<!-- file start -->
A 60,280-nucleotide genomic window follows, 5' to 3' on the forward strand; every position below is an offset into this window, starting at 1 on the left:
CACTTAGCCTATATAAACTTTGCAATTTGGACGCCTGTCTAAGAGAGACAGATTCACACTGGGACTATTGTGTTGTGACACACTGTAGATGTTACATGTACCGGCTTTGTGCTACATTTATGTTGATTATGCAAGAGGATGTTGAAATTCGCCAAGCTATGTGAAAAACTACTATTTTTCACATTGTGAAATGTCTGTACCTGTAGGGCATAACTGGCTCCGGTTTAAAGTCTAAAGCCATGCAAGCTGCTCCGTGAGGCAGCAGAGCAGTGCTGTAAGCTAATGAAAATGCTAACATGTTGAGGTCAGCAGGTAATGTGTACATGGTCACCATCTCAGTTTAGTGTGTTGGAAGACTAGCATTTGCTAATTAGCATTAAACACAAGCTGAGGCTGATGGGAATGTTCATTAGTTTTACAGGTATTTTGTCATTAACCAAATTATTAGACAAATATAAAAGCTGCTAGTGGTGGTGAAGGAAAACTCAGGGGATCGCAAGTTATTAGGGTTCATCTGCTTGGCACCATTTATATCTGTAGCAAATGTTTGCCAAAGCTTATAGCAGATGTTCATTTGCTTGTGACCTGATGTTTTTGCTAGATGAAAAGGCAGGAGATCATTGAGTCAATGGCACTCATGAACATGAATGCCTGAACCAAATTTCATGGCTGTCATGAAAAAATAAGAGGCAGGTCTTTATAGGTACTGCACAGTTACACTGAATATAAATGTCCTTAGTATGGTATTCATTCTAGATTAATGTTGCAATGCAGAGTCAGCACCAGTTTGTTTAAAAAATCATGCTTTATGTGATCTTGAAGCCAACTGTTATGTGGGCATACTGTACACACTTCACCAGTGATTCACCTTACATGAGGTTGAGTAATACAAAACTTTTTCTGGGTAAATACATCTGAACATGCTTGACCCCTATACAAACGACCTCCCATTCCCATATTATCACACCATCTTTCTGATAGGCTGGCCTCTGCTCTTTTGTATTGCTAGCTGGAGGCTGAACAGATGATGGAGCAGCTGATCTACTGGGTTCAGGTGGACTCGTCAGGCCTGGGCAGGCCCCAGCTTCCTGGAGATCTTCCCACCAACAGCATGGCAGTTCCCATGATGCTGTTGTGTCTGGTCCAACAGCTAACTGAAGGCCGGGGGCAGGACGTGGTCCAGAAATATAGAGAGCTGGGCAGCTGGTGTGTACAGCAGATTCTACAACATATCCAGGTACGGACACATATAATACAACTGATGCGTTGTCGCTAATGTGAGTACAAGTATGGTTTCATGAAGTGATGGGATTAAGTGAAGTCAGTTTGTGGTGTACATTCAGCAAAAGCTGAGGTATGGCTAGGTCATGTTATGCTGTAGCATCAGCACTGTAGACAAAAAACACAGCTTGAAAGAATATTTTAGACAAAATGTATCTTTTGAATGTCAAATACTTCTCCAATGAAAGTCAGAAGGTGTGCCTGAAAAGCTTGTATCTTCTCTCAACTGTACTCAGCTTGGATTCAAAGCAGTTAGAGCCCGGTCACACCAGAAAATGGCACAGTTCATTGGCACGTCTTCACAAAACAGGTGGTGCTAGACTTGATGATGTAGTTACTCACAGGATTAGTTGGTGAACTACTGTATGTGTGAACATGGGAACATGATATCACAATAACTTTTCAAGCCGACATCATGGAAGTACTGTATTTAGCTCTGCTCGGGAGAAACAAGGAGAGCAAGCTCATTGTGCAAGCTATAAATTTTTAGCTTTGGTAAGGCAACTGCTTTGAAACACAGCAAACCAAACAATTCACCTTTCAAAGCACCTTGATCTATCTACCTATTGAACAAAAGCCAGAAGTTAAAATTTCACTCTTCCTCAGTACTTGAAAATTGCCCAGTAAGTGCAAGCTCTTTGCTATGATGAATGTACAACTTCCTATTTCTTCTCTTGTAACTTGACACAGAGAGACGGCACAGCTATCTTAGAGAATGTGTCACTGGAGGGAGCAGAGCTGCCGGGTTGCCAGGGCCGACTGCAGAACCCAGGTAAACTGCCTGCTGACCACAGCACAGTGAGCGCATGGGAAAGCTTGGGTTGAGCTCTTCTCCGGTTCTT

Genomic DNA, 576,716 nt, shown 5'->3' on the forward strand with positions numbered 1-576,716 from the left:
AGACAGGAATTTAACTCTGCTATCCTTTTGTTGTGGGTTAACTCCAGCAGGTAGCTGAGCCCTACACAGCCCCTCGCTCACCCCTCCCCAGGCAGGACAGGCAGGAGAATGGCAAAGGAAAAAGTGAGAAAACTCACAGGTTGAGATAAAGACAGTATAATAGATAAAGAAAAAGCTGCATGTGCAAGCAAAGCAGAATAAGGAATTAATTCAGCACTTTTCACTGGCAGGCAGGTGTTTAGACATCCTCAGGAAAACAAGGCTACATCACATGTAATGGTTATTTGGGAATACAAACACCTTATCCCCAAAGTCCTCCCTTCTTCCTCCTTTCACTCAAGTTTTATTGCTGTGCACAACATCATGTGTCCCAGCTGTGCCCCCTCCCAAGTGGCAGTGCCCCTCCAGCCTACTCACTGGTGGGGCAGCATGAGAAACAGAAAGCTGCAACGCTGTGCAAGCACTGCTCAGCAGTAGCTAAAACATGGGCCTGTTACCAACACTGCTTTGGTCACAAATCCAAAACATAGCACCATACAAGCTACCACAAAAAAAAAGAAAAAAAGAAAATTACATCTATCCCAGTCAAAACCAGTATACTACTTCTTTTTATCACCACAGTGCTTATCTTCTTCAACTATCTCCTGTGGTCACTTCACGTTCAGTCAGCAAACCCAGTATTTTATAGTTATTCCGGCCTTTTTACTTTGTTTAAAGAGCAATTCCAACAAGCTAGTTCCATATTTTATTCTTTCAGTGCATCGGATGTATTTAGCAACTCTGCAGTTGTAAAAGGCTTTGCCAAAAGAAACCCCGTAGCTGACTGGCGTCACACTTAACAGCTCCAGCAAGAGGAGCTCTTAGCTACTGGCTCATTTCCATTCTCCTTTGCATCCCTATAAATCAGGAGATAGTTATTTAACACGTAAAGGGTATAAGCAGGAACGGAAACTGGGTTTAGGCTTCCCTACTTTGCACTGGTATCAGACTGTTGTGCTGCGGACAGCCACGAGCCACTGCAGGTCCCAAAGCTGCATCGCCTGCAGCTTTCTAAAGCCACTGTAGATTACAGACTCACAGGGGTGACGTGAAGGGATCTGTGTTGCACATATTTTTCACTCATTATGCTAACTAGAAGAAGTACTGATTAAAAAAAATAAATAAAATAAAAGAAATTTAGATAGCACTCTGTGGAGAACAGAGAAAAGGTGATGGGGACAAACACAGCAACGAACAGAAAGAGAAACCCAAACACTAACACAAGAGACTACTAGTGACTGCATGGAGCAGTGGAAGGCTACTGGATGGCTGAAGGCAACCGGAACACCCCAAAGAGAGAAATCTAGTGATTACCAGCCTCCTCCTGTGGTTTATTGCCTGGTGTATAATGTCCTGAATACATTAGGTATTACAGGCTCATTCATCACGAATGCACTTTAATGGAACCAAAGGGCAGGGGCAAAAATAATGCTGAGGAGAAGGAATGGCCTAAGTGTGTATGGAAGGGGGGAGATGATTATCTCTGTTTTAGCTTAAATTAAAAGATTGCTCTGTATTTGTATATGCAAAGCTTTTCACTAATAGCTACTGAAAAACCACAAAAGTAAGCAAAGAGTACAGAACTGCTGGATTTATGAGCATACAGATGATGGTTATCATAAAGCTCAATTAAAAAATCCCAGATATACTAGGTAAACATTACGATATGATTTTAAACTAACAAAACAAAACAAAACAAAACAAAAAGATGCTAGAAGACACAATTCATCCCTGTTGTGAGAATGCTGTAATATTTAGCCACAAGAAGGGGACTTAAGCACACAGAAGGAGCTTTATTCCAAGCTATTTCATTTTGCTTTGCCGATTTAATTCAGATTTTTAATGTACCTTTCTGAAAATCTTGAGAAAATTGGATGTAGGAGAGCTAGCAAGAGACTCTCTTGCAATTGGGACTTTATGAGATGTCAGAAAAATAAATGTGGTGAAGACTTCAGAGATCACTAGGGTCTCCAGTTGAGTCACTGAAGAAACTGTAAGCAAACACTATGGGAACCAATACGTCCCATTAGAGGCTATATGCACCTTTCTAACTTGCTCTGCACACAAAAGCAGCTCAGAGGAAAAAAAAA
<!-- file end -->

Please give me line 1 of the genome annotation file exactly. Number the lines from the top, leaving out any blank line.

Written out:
A 60,280-nucleotide genomic window follows, 5' to 3' on the forward strand; every position below is an offset into this window, starting at 1 on the left: